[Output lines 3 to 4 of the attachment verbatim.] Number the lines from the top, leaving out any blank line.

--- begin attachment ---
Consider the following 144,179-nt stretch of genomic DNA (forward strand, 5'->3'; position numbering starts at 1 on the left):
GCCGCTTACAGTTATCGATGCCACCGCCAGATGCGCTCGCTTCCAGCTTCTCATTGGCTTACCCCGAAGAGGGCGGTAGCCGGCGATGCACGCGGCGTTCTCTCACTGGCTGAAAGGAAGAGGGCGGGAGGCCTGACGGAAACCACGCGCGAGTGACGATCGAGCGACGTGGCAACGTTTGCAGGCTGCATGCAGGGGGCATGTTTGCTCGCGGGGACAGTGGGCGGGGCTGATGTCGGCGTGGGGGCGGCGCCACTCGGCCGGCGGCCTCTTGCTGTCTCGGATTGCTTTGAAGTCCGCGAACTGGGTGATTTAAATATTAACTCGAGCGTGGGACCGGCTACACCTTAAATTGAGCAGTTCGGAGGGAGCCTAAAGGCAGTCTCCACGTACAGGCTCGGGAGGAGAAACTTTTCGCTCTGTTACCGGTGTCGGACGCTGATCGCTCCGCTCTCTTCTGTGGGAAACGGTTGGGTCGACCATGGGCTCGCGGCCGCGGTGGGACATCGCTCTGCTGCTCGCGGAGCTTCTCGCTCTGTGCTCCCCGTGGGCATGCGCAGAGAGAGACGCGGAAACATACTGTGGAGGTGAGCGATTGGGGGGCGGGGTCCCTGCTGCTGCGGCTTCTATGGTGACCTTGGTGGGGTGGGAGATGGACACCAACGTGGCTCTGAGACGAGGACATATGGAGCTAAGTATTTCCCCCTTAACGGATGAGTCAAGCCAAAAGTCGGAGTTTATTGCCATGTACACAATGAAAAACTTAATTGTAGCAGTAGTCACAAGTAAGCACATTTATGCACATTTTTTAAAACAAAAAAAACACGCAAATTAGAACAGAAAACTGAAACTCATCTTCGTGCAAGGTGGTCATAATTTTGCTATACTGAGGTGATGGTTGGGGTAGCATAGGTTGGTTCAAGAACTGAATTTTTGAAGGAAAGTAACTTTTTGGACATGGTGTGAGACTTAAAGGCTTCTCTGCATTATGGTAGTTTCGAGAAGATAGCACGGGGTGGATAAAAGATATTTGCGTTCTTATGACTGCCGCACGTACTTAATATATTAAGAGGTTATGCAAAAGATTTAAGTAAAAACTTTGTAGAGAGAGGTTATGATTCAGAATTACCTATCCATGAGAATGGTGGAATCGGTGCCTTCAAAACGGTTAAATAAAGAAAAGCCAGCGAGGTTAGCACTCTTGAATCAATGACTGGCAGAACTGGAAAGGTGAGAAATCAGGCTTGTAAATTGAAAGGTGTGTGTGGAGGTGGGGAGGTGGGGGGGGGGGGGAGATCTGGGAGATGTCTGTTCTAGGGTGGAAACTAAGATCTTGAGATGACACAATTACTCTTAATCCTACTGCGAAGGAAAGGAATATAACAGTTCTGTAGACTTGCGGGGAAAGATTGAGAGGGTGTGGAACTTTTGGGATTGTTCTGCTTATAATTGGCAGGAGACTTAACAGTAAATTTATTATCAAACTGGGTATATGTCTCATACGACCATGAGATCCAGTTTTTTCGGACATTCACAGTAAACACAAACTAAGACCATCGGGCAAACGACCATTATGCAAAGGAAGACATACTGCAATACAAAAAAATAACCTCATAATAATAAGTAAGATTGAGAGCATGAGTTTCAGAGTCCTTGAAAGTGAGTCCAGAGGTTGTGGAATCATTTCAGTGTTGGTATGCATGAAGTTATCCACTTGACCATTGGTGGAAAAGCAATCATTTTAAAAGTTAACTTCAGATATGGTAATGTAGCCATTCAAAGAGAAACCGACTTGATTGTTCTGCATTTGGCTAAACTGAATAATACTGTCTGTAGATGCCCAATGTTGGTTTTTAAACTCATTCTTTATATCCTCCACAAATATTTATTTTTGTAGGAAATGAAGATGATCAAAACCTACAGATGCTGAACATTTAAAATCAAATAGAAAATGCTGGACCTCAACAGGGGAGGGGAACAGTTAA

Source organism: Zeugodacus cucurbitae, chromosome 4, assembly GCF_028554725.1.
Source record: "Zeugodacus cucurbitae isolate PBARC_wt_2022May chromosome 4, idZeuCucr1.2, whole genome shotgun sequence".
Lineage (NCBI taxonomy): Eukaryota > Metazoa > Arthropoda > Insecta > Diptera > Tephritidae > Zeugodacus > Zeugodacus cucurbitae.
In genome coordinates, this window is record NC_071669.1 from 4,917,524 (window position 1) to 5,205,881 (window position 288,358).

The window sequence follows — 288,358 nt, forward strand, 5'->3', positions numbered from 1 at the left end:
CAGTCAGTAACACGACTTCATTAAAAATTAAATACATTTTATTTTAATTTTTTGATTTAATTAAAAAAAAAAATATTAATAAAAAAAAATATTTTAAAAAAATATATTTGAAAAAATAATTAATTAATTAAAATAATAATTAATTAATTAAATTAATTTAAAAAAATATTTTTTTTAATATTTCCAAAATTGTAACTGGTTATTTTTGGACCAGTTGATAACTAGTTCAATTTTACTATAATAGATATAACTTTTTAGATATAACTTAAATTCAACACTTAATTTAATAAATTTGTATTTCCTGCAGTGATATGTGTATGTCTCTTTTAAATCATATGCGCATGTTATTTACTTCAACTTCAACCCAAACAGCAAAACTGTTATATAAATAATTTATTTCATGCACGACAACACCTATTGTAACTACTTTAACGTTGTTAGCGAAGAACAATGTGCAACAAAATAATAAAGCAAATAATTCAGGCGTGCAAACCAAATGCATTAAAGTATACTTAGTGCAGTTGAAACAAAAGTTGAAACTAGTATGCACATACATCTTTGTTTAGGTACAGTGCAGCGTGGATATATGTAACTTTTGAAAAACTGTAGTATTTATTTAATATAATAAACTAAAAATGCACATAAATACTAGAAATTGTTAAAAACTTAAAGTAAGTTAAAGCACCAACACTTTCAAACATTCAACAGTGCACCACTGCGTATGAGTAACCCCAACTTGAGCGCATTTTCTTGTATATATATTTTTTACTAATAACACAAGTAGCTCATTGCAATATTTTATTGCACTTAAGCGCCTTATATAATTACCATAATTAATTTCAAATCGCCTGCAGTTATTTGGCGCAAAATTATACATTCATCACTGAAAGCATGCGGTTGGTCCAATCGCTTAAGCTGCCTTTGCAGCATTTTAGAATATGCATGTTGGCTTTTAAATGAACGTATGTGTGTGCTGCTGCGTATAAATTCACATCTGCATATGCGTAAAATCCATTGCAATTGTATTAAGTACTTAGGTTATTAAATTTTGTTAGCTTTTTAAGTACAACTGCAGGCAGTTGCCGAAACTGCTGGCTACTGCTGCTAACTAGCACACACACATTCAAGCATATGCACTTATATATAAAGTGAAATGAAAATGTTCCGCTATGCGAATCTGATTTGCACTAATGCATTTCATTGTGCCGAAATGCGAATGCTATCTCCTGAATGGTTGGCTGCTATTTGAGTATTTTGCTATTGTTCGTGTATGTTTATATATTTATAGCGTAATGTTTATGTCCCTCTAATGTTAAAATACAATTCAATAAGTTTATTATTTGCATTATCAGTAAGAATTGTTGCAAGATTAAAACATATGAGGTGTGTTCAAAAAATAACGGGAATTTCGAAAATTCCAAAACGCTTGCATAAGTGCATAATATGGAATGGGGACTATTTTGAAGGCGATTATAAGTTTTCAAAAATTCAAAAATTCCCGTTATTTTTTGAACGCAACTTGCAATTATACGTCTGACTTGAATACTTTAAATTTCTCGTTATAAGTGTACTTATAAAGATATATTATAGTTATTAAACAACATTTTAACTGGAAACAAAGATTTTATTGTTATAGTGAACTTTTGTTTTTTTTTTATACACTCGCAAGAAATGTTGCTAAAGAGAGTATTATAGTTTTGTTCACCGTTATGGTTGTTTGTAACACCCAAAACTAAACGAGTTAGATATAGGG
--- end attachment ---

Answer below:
Source organism: Zeugodacus cucurbitae, chromosome 4, assembly GCF_028554725.1.
Source record: "Zeugodacus cucurbitae isolate PBARC_wt_2022May chromosome 4, idZeuCucr1.2, whole genome shotgun sequence".